Situated in Abu Dhabi’s garden city of Al Ain, about an hour and a half away from the capital, this oasis combines a lush palm oasis with indigenous trees, traditional falaj irrigation system and 300-year-old buildings, promising to take you back in time and offer some incredible photo opportunities. The oasis sits in an agricultural area with a thick cover of palm trees and is also home to mosques and heavily fortified houses that speak to the agricultural and administrative importance of the oasis from the early 1700s onwards.
There are more than a dozen restored buildings in the oasis, including forts and watchtowers that were built in part to protect the falaj, which primarily uses below-ground canals to bring water from distant aquifers to the oasis’s palm plantations, fields and gardens. The oasis sits in a sunken basin that is divided into a series of palm gardens. In addition to palm trees, fruit trees grow under the palm canopy, with native trees like sidr and ghaf cultivated for medicinal properties. In the past, fields around the outer edge of the oasis were used for winter cereal crops, and beyond that was a zone for animals to forage.
Among the most important structures in the oasis is the nearly 300-year-old fortified residence of Sheikh Ahmad bin Hilal Al Dhaheri, representative of Sheikh Zayed bin Khalifa, who ruled Abu Dhabi from 1855 to 1909. The house provides a fine example of a residential fort built to protect the oasis, the falaj and the farms and houses that fell under Sheikh Al Dhaheri’s jurisdiction. In addition to the many gun openings in its perimeter wall, the home’s defences were augmented by two watchtowers. Approximately 25 rooms in the house provided storage and accommodation for family, guests, servants and guards. Its simple design and construction characterise the architecture of the time.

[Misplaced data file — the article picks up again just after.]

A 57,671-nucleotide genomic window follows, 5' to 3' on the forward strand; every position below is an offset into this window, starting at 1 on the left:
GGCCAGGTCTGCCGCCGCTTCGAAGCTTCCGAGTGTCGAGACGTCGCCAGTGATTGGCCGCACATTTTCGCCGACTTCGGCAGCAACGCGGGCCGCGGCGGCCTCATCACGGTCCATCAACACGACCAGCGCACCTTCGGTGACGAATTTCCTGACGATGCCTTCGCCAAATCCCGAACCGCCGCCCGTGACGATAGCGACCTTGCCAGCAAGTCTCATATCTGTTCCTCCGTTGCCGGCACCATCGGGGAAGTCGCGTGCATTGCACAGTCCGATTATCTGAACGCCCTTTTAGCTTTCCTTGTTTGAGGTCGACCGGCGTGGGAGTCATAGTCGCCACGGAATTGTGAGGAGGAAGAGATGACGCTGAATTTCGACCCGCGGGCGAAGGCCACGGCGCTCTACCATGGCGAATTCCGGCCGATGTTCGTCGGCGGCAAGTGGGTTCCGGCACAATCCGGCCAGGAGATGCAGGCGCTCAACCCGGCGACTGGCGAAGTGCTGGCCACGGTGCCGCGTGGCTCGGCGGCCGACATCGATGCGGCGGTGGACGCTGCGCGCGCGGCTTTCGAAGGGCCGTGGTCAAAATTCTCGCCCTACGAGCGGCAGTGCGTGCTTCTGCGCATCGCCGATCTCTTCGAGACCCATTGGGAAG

Located to the south of Al Jimi Oasis is the round Al Jimi Watchtower, built by Sheikh Ahmad Bin Hilal Al Dhaheri in the second half of the 19th century. The tower is approximately six metres in diameter and 14 metres tall, gradually narrowing towards the top. There are no windows on the ground floor and the tower is accessed only from a single narrow doorway. It served to protect the ‘shareea of the falaj’, the point where the water supply comes to the surface and is accessed for drinking and irrigation.